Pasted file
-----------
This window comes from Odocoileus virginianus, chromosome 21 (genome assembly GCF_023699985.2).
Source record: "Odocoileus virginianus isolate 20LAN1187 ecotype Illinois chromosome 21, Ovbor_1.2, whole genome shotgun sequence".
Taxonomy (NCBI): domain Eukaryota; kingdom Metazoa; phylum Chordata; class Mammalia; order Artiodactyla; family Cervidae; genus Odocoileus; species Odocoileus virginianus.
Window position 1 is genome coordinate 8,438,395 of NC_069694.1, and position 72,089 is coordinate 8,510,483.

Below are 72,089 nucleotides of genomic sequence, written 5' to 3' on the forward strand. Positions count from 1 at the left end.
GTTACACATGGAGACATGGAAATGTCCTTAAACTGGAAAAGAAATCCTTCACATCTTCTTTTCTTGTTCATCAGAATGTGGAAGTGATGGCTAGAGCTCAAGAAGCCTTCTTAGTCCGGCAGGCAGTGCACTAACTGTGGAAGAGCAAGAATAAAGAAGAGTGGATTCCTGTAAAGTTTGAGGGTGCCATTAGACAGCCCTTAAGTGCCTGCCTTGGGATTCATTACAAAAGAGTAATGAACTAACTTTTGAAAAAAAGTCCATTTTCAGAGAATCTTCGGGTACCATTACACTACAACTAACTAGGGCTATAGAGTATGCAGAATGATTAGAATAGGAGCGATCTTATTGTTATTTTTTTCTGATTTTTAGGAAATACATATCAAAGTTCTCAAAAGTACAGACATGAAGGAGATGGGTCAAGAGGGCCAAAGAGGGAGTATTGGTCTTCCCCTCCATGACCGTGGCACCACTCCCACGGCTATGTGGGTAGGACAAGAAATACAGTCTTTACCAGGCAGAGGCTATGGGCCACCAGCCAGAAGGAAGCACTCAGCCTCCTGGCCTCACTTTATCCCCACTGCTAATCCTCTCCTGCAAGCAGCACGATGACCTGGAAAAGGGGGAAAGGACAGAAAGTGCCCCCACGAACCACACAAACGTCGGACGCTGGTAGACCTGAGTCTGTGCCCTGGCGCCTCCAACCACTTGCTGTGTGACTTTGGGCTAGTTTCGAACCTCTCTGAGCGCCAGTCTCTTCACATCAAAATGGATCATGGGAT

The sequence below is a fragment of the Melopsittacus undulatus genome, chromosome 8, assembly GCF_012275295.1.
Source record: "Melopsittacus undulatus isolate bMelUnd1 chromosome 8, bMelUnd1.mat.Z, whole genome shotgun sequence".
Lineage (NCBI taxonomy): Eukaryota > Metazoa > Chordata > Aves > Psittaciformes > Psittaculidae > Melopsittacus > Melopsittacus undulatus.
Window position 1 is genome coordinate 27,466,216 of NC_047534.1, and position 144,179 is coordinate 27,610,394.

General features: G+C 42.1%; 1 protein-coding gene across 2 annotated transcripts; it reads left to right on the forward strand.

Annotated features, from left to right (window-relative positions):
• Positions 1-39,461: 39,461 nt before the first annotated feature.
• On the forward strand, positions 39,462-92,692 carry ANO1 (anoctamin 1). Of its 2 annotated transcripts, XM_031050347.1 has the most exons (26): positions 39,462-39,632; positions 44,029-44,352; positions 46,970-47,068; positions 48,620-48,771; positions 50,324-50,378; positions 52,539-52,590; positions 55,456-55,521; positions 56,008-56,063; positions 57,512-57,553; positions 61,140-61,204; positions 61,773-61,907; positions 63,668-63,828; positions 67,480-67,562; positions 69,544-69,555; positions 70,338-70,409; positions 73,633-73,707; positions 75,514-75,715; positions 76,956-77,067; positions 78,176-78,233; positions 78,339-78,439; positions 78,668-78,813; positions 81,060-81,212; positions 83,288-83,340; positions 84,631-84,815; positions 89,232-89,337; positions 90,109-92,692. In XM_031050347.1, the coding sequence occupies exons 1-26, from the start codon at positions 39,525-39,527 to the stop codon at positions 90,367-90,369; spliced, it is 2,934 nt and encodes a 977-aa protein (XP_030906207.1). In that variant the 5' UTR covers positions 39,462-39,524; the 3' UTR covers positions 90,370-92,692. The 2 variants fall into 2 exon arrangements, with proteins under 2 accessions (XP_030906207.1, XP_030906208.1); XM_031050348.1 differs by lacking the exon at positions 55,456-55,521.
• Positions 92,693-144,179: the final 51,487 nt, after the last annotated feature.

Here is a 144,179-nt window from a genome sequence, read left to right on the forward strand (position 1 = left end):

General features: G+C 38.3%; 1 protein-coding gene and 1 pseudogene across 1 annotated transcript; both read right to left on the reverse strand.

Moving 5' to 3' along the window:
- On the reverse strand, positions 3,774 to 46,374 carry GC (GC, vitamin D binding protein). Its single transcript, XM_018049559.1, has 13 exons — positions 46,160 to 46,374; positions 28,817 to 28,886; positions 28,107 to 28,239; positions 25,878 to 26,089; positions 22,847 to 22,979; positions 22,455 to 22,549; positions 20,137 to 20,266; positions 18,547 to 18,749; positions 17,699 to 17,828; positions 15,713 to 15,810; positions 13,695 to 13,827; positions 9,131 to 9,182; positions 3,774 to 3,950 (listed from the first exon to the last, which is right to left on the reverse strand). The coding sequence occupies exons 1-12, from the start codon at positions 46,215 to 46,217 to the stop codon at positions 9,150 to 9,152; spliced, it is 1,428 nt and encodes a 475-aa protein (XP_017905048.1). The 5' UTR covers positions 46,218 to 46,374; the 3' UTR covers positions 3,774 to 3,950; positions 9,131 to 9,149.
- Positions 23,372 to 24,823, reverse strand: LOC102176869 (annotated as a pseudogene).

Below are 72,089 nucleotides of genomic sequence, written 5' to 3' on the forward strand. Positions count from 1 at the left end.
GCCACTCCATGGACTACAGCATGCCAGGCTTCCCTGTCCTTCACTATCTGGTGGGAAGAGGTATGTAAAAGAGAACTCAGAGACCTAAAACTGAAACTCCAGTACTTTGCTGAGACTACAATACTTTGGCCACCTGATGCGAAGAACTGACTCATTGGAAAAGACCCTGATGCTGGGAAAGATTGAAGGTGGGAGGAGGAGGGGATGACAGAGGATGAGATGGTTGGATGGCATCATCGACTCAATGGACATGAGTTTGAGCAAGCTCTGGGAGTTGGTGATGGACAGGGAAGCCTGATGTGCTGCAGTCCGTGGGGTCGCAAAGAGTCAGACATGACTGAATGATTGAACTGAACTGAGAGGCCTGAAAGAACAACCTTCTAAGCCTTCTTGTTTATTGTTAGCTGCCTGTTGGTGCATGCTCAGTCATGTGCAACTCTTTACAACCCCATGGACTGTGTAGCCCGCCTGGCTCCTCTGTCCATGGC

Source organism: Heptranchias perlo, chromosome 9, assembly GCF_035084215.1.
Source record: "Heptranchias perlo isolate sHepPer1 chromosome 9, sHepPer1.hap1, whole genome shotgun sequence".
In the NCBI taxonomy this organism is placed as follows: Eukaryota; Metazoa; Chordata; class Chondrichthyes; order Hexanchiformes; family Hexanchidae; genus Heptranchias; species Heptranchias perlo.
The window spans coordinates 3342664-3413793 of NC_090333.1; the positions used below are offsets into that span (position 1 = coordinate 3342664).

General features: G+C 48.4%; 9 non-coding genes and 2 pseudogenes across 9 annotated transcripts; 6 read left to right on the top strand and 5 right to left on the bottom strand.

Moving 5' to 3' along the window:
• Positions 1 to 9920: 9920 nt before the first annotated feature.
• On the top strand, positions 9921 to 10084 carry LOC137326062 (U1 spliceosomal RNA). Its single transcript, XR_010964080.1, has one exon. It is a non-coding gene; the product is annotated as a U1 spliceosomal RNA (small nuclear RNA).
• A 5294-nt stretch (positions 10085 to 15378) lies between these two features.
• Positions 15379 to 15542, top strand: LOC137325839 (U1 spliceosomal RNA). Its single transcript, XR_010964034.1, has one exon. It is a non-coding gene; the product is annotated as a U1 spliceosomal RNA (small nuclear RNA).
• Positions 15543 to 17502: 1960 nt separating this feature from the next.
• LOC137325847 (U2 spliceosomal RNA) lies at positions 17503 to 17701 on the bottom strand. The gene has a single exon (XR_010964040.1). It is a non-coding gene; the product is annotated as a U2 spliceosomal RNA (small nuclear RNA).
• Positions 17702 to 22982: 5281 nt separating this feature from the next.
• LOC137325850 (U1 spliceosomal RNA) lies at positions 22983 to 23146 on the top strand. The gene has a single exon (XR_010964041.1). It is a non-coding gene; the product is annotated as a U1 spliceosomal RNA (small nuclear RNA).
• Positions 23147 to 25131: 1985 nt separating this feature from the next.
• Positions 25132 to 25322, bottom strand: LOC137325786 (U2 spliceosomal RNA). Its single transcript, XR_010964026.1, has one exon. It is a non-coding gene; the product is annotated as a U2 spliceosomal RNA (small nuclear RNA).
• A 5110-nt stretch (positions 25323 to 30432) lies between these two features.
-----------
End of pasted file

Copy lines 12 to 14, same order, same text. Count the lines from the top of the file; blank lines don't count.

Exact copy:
Annotated features, from left to right (window-relative positions):
• Positions 1-39,461: 39,461 nt before the first annotated feature.
• On the forward strand, positions 39,462-92,692 carry ANO1 (anoctamin 1). Of its 2 annotated transcripts, XM_031050347.1 has the most exons (26): positions 39,462-39,632; positions 44,029-44,352; positions 46,970-47,068; positions 48,620-48,771; positions 50,324-50,378; positions 52,539-52,590; positions 55,456-55,521; positions 56,008-56,063; positions 57,512-57,553; positions 61,140-61,204; positions 61,773-61,907; positions 63,668-63,828; positions 67,480-67,562; positions 69,544-69,555; positions 70,338-70,409; positions 73,633-73,707; positions 75,514-75,715; positions 76,956-77,067; positions 78,176-78,233; positions 78,339-78,439; positions 78,668-78,813; positions 81,060-81,212; positions 83,288-83,340; positions 84,631-84,815; positions 89,232-89,337; positions 90,109-92,692. In XM_031050347.1, the coding sequence occupies exons 1-26, from the start codon at positions 39,525-39,527 to the stop codon at positions 90,367-90,369; spliced, it is 2,934 nt and encodes a 977-aa protein (XP_030906207.1). In that variant the 5' UTR covers positions 39,462-39,524; the 3' UTR covers positions 90,370-92,692. The 2 variants fall into 2 exon arrangements, with proteins under 2 accessions (XP_030906207.1, XP_030906208.1); XM_031050348.1 differs by lacking the exon at positions 55,456-55,521.